That Everything's Inevitable

That everything's inevitable.
That fate is whatever has already happened.
The brain, which is as elemental, as sane, as the rest of the processing universe is.
In this world, I am the surest thing.
Scrunched-up arms, folded legs, lovely destitute eyes.
Please insert your spare coins.
I am filling them up.
Please insert your spare vision, your vigor, your vim.
But yet, I am a vatic one.
As vatic as the Vatican.
In the temper and the tantrum, in the well-kept arboretum
I am waiting, like an animal,
For poetry.

Love

After Duras
"We go back to our house. We are lovers. 
We cannot stop loving each other."

I come to confiscate your love. 
What will you do?

Small shrubs grow in the blackened yard.
Sun, which is yellow, shines in through the windows, now barred.

You were watching me eat. 
Put your tongue in my mouth then retract it.

We were waiting for our recompense.
But everyone knows love is bankrupt.

On the billboard in front of us: breasts.
The empty middles of the mannequins that peered out through the glass. 

Reprehensibly, I mouthed the words: I love you.

Market Day

It was the market day
and I had rented a stile
by which I could number my patrons;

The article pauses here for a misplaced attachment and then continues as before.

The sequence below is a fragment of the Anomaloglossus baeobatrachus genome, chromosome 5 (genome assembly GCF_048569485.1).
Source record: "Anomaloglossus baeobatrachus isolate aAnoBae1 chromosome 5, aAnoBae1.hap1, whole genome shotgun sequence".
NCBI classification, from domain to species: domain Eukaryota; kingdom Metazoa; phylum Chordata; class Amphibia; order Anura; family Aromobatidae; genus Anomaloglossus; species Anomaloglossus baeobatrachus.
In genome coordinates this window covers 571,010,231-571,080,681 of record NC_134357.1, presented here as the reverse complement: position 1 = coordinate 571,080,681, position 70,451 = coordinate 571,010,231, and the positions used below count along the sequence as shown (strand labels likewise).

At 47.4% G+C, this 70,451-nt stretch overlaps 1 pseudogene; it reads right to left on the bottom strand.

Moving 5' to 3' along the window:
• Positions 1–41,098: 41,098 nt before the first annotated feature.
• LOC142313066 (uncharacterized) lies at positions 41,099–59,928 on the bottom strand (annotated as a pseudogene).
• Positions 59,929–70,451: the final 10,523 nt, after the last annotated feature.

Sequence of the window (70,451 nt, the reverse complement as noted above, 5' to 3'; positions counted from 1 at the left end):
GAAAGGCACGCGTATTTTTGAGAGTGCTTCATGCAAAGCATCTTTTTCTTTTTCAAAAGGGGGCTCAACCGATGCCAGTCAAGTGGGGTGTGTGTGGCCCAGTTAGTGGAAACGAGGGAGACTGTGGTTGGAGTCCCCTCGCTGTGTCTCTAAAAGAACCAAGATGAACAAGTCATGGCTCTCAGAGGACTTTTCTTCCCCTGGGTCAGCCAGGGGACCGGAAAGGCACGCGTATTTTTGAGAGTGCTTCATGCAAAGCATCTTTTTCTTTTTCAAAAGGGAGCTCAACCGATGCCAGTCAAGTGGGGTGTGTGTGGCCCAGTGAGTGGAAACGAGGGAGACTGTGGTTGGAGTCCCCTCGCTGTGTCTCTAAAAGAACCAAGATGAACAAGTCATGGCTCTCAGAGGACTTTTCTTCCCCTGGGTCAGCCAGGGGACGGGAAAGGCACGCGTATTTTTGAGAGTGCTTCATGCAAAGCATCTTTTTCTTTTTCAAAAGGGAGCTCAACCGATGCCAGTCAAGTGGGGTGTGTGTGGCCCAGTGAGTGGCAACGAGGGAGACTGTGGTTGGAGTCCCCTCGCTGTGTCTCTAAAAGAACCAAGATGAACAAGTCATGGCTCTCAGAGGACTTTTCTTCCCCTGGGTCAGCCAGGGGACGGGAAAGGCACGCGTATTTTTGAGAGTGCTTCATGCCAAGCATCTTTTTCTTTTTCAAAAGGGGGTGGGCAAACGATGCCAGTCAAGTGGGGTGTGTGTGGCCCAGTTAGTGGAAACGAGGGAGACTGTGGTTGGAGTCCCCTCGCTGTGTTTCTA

and a tree, so that I could plant something
living by my selling stand;
and a hefty snatch of my favorite black cloth
so that I could mimic mourning
and people might think that my husband had died
(which he had not).

But knowing that patrons
offered more money to women in black,
I pretended as such and left some of the coins
buried after I had packed up my stand.
I supposed that burying them
might make up for my pretending.
I had also to uproot the tree
and then take it back to my brother-in-law,
so there was already a great gaping hole in the ground.

Market Day II

I slapped my chickens with a ruler
as they looked at their privates—
they were ashamed and walked
as if they were kings.
I had punctured the chest
of the cavity rooster.

My dog was licking my ankles
and giving me wedding rings.
It was too much to care—
so I took money from women
by pretending that I was a husband
and then left my dog in my place
when I woke up in their beds.

I saved dimes in their mouths, though,
and then I’d pull their chains—
I’d pretend that I was the tooth fairy
then take all their money.